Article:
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27 August 2017, 10:13 | Updated: 27 August 2017, 10:14
The Queensferry Crossing will open to traffic this week, more than a decade after plans were first drawn up.
Joining the Forth road and rail bridges connecting Edinburgh and Fife, the long-awaited opening comes among a host of events to mark the occasion, including a public walk across the bridge and a visit from the Queen.
The need for a new bridge emerged in 2004 when inspections of the Forth road bridge's (FRB) main cables found a loss of strength.
More than 60 options were considered before the cable-stayed bridge design of the Queensferry Crossing was selected in 2007 and approved by the Scottish Parliament.
Construction began in 2011, with numerous records and milestones marked along the way.
The 1.7-mile crossing has been "designed for maintenance" to ensure it runs smoothly for decades.
To avoid closures the FRB has faced in bad weather, wind barriers have been installed along the Queensferry Crossing which can withstand the strongest gusts.
Engineers believe the crossing will never have to close to vehicles in strong winds, saying "if you can drive to the bridge then you can cross" as the barriers will make the bridge calmer than approach roads.
Technical director Dr Mike Glover said: "The Forth Estuary is no stranger to blustery conditions, which is why we have fitted the Queensferry Crossing with 3.5m-high barriers to break up and deflect gusts of wind.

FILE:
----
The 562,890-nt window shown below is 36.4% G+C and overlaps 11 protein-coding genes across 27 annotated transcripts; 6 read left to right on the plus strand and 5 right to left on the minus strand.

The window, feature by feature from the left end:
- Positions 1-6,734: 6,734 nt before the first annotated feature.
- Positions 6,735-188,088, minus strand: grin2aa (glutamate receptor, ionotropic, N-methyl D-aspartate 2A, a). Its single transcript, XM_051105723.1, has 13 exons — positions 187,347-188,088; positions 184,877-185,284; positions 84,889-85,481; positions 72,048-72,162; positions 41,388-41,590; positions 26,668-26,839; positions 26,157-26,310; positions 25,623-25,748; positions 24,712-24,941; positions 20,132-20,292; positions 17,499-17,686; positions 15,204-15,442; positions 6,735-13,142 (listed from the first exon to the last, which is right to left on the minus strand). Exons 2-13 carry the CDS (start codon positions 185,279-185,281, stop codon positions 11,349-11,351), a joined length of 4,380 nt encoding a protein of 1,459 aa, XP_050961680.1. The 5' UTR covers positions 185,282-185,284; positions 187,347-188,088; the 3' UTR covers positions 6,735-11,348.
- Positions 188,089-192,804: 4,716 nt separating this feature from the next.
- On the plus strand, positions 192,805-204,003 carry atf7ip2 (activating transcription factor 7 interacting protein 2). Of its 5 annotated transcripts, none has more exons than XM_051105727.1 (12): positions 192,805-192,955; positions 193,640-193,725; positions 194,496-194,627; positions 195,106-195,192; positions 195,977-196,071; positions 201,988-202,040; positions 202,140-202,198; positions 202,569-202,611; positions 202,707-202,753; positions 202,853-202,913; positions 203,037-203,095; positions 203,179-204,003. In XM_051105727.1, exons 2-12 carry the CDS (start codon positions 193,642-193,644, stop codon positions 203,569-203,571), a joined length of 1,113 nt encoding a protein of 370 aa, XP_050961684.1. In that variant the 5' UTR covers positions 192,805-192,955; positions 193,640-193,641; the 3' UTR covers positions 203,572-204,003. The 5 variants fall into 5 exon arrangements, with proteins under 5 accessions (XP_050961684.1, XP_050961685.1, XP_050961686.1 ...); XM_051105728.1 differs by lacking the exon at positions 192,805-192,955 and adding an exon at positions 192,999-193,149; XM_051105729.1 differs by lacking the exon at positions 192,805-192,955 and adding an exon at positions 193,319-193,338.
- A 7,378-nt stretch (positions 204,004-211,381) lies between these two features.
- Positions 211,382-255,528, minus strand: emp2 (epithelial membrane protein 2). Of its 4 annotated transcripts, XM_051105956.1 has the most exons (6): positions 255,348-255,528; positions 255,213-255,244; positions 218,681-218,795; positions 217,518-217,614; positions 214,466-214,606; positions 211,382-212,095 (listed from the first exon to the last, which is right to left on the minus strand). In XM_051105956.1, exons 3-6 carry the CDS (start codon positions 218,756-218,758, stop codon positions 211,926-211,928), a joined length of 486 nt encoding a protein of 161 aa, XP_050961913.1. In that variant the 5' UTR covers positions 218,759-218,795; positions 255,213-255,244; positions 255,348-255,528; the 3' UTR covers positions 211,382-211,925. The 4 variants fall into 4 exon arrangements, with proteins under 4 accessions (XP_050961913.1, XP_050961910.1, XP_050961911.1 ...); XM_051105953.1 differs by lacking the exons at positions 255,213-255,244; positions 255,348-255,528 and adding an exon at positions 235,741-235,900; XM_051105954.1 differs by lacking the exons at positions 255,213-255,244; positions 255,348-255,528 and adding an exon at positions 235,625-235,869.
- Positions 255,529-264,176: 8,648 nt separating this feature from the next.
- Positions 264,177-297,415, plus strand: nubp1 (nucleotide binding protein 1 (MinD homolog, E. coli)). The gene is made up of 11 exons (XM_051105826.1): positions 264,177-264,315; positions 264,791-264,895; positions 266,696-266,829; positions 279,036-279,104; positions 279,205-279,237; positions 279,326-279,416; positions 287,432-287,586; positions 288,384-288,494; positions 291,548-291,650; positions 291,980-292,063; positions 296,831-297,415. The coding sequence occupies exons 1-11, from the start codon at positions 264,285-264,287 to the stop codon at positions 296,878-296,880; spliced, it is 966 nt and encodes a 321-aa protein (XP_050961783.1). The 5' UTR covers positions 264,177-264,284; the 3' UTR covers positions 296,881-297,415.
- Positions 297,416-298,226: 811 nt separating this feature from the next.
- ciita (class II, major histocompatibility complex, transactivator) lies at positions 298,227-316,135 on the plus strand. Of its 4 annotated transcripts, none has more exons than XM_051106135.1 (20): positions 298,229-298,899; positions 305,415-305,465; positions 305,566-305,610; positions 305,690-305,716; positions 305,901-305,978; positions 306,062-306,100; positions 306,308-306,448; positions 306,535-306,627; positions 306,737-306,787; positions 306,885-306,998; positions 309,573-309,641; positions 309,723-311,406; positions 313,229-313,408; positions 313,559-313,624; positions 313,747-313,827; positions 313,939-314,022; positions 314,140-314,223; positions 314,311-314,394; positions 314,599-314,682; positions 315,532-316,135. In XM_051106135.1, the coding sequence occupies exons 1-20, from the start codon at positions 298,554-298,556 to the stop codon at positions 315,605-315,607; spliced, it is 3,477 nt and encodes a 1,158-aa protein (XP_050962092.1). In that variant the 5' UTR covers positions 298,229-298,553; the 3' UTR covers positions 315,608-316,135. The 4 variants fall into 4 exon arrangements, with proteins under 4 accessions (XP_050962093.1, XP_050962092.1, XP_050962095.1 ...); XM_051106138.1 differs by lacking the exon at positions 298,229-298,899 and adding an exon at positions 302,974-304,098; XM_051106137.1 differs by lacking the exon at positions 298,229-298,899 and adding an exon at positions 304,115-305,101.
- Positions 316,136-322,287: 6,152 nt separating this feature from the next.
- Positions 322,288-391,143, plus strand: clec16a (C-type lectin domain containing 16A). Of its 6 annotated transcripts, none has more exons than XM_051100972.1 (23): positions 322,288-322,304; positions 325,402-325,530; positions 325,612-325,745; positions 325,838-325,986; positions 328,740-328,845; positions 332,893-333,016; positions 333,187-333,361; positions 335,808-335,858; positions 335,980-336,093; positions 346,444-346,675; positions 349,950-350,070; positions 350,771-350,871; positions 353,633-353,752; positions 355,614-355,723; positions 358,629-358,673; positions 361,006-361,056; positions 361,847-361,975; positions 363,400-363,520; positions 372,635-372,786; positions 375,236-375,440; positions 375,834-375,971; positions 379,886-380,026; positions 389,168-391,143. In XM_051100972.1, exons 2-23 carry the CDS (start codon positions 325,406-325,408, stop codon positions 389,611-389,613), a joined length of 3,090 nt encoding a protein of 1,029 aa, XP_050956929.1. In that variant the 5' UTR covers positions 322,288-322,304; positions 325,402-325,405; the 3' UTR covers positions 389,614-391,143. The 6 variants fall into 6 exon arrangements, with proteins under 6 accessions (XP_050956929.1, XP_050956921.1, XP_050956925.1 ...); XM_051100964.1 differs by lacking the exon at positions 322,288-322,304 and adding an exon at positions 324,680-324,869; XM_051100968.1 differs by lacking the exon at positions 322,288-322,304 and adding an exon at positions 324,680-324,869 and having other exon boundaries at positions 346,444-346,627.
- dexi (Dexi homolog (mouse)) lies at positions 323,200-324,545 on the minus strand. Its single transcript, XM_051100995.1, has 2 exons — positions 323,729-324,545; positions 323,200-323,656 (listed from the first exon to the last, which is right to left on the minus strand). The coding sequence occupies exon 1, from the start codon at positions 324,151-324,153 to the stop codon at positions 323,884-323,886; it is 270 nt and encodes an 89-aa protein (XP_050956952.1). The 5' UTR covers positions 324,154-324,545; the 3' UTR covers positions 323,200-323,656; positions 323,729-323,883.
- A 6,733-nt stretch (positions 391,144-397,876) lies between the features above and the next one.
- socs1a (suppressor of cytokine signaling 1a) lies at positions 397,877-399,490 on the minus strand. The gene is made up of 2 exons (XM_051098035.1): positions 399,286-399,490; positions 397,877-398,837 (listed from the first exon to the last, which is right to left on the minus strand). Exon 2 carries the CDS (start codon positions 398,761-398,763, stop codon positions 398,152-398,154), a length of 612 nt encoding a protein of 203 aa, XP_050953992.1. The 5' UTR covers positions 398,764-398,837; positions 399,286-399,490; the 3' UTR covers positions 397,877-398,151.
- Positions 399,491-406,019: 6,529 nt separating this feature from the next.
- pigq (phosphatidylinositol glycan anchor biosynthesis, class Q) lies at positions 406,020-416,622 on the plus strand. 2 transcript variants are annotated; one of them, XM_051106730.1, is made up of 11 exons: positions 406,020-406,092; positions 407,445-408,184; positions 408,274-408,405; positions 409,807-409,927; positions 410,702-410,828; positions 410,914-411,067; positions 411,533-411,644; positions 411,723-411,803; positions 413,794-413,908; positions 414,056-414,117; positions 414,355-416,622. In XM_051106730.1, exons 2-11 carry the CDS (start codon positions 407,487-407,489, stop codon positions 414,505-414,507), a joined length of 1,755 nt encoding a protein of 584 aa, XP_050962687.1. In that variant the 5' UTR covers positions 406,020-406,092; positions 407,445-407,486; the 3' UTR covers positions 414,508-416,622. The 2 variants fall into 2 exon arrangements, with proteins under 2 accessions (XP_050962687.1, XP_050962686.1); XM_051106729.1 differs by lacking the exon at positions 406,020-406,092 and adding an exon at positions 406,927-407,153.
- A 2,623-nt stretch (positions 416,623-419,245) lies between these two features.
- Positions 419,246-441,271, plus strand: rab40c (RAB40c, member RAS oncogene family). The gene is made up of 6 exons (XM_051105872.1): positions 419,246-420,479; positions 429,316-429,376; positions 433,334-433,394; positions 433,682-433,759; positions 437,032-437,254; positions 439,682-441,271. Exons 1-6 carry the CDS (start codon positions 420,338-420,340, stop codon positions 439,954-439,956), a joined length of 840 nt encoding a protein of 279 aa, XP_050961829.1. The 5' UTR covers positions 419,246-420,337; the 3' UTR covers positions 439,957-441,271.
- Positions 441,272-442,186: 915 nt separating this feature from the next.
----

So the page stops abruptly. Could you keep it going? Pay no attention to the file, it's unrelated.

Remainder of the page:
"There are permeable screens that allows some of the air through and scoops the rest up and over the bridge, preventing severe turbulent wind conditions across the deck.
"These wind shields will provide vehicles with protection from the frequent gale force winds - reducing traffic incidents and keeping people safer."
The barriers are one of many technological fittings on the bridge to ensure traffic runs smoothly.
About 1,000 sensors have been fitted to give advanced warning of any problems, allowing maintenance teams to pre-empt potential issues.
It has a design life of 120 years but could last longer, with the cable-stayed structure chosen because of its easier maintenance.
The Queensferry Crossing will serve about 24 million vehicles each year, with the FRB to be used for buses, taxis and bikes as the strain is eased on the structure.
The crossing is essentially an extension of the M90 motorway across the Forth with a 70mph speed limit, although operators said an initial 40mph limit will be in place when the bridge first opens to take account of "driver distraction".
First Minister Nicola Sturgeon said the bridge is a "feat of modern engineering".
"The Queensferry Crossing is a symbol of a confident, forward-looking Scotland and - as well as providing a vital transport connection for many years to come - it is a truly iconic structure and a feat of modern engineering."
Sara Thiam, director of the Institution of Civil Engineers Scotland, said: "Having it join the other nearby bridges across the Forth, it provides us with world-leading examples of three types of bridge construction built over three different centuries.
"The new bridge will join its sister bridges as iconic examples of fine infrastructure development highlighting the latest skill and ingenuity in the industry while acting as an inspiration for future generations of civil engineers."
Thousands of people from across the UK have worked on the construction, with technical director Dr Glover among around a dozen who have worked on the project since the start.
He said: "That's one of the keys to success in a large project - the continuity of leadership.
"The success of these projects is really down to the 'soft issues' like relationships and the logistics are fundamental as well.
"You achieve great things with people working together at all levels."